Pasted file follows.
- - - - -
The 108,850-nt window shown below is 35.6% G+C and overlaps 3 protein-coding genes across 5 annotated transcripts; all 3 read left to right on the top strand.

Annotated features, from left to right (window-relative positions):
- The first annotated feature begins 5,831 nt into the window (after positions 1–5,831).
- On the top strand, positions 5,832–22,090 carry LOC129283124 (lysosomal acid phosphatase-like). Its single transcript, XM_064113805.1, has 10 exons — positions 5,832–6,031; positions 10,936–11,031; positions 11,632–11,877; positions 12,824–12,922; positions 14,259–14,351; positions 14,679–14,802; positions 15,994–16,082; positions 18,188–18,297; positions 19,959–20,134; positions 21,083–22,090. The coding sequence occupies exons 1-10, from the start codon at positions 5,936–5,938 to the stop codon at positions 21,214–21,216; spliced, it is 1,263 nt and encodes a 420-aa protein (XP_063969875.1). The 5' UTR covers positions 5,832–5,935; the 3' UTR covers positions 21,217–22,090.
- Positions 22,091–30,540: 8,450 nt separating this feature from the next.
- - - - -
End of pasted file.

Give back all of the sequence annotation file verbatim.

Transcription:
The 108,850-nt window shown below is 35.6% G+C and overlaps 3 protein-coding genes across 5 annotated transcripts; all 3 read left to right on the top strand.

Annotated features, from left to right (window-relative positions):
- The first annotated feature begins 5,831 nt into the window (after positions 1–5,831).
- On the top strand, positions 5,832–22,090 carry LOC129283124 (lysosomal acid phosphatase-like). Its single transcript, XM_064113805.1, has 10 exons — positions 5,832–6,031; positions 10,936–11,031; positions 11,632–11,877; positions 12,824–12,922; positions 14,259–14,351; positions 14,679–14,802; positions 15,994–16,082; positions 18,188–18,297; positions 19,959–20,134; positions 21,083–22,090. The coding sequence occupies exons 1-10, from the start codon at positions 5,936–5,938 to the stop codon at positions 21,214–21,216; spliced, it is 1,263 nt and encodes a 420-aa protein (XP_063969875.1). The 5' UTR covers positions 5,832–5,935; the 3' UTR covers positions 21,217–22,090.
- Positions 22,091–30,540: 8,450 nt separating this feature from the next.